Last year, medical doctors issued 17 million prescriptions for sedatives and tranquilizers, principally as sleep aids, for retirees 65 years old and over.
Worldwide, we consume approximately 80% of all prescription painkillers according to the National Council on Alcoholism and Drug Dependency (NCADD). The council further reported that 11% of hospital admissions, 14% of emergency room admissions and 20% of psychiatric hospital admissions stem from senior drug or alcohol misuse and abuse. To put that into perspective, that’s as many people as are hospitalized each year for the number one killer of Americans — heart attacks.
Prescription drug misuse, abuse and addiction to opioids and benzodiazepines top the list for seniors. Opioids are primarily prescribed to treat pain but carry clear risks of dependance and addiction. The National Institutes of Health (NIH) found 22.9 million adults 50 and older use opioids non medically. Benzodiazepines, the most commonly prescribed class of psychiatric drug in America, treats anxiety, panic disorder and insomnia. They can also be highly habit forming and dangerous when mixed with other sedatives or alcohol. NIH reports that between 15% to 32% of people 65 and older misuse or abuse benzodiazepines.
Why does this rapidly growing disease of drug dependency amongst retirees remain shrouded in secrecy? Researchers hypothesize that guilt, lack of self-awareness and shame can stop seniors from reaching out for help. They also believe that it remains in the shadows because of family members struggling with denial.
How can their Mom, Grandma, Dad, or Grandpa be a drug addict? Simply explained, it’s not about the abuse of illicit drugs such as heroin or cocaine, but rather the misuse of prescription drugs when seniors up their dosage in order to seek greater relief and its eventual abuse if and when physical dependency takes control.
My friend’s father, Ed, had always been the historian for his family. He knew who married whom, where all the skeletons were hidden and just about any detail the family wanted to know. Yet over the past couple of years his memory seemed to be slipping. A few years earlier, he had been having trouble sleeping so his doctor prescribed a sleep aid medication for him. As his tolerance to the medication grew, the doctor raised his dosage and Ed also increased the number of pills he was taking whenever he had a bad night. This went on unabated for several years and his family chalked up their Dad’s increasing forgetfulness to old age.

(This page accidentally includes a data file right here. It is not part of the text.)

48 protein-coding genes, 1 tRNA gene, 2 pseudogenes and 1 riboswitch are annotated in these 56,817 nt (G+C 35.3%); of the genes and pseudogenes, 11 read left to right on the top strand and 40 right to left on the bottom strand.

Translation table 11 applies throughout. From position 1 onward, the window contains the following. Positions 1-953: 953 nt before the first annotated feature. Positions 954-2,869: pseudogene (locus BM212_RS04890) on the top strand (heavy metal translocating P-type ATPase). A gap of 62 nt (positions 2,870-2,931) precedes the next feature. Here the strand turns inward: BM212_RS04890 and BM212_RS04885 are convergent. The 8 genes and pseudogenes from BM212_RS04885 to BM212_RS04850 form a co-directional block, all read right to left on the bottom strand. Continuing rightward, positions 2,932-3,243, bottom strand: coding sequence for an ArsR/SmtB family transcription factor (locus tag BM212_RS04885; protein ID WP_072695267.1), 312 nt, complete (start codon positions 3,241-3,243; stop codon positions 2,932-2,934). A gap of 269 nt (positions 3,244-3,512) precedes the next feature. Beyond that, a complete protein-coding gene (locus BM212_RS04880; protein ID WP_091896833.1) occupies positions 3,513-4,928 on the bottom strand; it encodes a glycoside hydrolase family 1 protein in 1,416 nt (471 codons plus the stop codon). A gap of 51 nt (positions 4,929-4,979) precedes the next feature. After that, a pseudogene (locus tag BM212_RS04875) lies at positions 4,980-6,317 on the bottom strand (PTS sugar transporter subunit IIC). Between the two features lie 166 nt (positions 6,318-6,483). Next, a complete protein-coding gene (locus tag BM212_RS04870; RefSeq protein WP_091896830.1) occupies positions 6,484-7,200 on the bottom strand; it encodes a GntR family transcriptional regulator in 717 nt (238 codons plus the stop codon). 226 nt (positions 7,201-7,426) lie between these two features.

About six months ago, when Ed was staying over at my friend’s home, he took far too many sleeping pills and accidentally overdosed. My friend found him collapsed in the bathroom. Ed was rushed to the hospital where his prescription overuse and physical addiction to his sedatives were uncovered. No one could believe it. Everyone had trouble facing up to the reality but with a lot of effort, support and guidance, Ed was eventually admitted to a rehab center and is now back to his old fighting form.
Identifying the signs of prescription drug misuse or abuse is very difficult since they mimic the natural consequences of aging. If you notice any of the following conditions, don’t hesitate to reach out for medical help even if you’re filled with self-doubt, indecision and guilt. Some examples to watch out for are: bruising of arms and legs from frequent falls, deteriorations in hygiene and home environment, excessive sleeping, forgetfulness, isolation from friends and family, weight loss, requesting early refills, doctor shopping.
Participating in an intervention and getting your loved one into rehab will undoubtably be one of the hardest things you’ll ever have to do. Don’t despair, don’t give up, stay determined and remain hopeful. Remember, gaining back the person you’ve lost to prescription drugs is possible with the right medical treatment. Do the right thing, your loved one is depending on you even if they are far from appreciative at the time. Once they return, clear-headed, they will thank you for pulling them back from the brink.
In our next issue of FULL SPEED AHEAD we will further look into senior SUD.
Allan Goldstein is a retirement coach and Long Beach resident.